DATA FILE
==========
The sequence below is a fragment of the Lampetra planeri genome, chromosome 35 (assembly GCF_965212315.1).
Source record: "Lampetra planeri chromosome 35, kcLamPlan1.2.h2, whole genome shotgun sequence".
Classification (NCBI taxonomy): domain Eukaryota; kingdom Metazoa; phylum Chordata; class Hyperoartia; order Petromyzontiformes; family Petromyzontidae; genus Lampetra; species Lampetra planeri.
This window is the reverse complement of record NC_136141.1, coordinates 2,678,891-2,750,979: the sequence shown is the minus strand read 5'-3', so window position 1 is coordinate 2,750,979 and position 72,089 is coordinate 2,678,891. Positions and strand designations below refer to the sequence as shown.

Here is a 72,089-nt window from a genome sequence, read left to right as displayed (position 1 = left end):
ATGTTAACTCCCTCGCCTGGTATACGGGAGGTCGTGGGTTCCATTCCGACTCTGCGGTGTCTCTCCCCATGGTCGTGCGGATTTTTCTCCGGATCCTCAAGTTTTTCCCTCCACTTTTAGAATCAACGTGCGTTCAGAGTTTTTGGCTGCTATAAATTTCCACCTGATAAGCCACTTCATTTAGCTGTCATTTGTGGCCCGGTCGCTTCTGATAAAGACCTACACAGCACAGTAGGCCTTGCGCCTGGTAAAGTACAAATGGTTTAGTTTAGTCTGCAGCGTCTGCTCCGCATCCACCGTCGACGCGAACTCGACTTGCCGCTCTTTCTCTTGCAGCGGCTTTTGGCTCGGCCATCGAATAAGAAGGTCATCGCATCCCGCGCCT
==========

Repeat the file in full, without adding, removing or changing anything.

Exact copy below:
The sequence below is a fragment of the Lampetra planeri genome, chromosome 35 (assembly GCF_965212315.1).
Source record: "Lampetra planeri chromosome 35, kcLamPlan1.2.h2, whole genome shotgun sequence".
Classification (NCBI taxonomy): domain Eukaryota; kingdom Metazoa; phylum Chordata; class Hyperoartia; order Petromyzontiformes; family Petromyzontidae; genus Lampetra; species Lampetra planeri.
This window is the reverse complement of record NC_136141.1, coordinates 2,678,891-2,750,979: the sequence shown is the minus strand read 5'-3', so window position 1 is coordinate 2,750,979 and position 72,089 is coordinate 2,678,891. Positions and strand designations below refer to the sequence as shown.

Here is a 72,089-nt window from a genome sequence, read left to right as displayed (position 1 = left end):
ATGTTAACTCCCTCGCCTGGTATACGGGAGGTCGTGGGTTCCATTCCGACTCTGCGGTGTCTCTCCCCATGGTCGTGCGGATTTTTCTCCGGATCCTCAAGTTTTTCCCTCCACTTTTAGAATCAACGTGCGTTCAGAGTTTTTGGCTGCTATAAATTTCCACCTGATAAGCCACTTCATTTAGCTGTCATTTGTGGCCCGGTCGCTTCTGATAAAGACCTACACAGCACAGTAGGCCTTGCGCCTGGTAAAGTACAAATGGTTTAGTTTAGTCTGCAGCGTCTGCTCCGCATCCACCGTCGACGCGAACTCGACTTGCCGCTCTTTCTCTTGCAGCGGCTTTTGGCTCGGCCATCGAATAAGAAGGTCATCGCATCCCGCGCCT